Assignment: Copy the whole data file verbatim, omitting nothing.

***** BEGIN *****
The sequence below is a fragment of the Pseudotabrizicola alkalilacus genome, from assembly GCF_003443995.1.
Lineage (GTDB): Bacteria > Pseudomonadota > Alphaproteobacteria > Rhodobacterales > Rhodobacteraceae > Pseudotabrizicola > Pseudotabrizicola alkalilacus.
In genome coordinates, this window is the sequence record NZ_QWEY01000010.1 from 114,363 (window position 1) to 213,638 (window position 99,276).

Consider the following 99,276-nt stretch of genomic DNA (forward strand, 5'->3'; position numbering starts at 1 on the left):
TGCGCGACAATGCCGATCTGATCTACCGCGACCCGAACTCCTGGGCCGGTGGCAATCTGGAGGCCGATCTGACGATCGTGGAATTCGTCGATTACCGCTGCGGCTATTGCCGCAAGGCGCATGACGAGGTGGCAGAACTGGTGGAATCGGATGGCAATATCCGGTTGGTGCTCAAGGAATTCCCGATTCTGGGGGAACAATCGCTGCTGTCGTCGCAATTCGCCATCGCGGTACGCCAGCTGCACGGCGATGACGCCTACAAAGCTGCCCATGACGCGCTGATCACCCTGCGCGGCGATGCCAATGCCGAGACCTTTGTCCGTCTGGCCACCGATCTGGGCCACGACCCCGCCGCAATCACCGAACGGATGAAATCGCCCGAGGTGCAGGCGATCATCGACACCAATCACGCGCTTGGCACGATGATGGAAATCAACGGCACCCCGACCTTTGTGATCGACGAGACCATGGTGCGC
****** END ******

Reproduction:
The sequence below is a fragment of the Pseudotabrizicola alkalilacus genome, from assembly GCF_003443995.1.
Lineage (GTDB): Bacteria > Pseudomonadota > Alphaproteobacteria > Rhodobacterales > Rhodobacteraceae > Pseudotabrizicola > Pseudotabrizicola alkalilacus.
In genome coordinates, this window is the sequence record NZ_QWEY01000010.1 from 114,363 (window position 1) to 213,638 (window position 99,276).

Consider the following 99,276-nt stretch of genomic DNA (forward strand, 5'->3'; position numbering starts at 1 on the left):
TGCGCGACAATGCCGATCTGATCTACCGCGACCCGAACTCCTGGGCCGGTGGCAATCTGGAGGCCGATCTGACGATCGTGGAATTCGTCGATTACCGCTGCGGCTATTGCCGCAAGGCGCATGACGAGGTGGCAGAACTGGTGGAATCGGATGGCAATATCCGGTTGGTGCTCAAGGAATTCCCGATTCTGGGGGAACAATCGCTGCTGTCGTCGCAATTCGCCATCGCGGTACGCCAGCTGCACGGCGATGACGCCTACAAAGCTGCCCATGACGCGCTGATCACCCTGCGCGGCGATGCCAATGCCGAGACCTTTGTCCGTCTGGCCACCGATCTGGGCCACGACCCCGCCGCAATCACCGAACGGATGAAATCGCCCGAGGTGCAGGCGATCATCGACACCAATCACGCGCTTGGCACGATGATGGAAATCAACGGCACCCCGACCTTTGTGATCGACGAGACCATGGTGCGC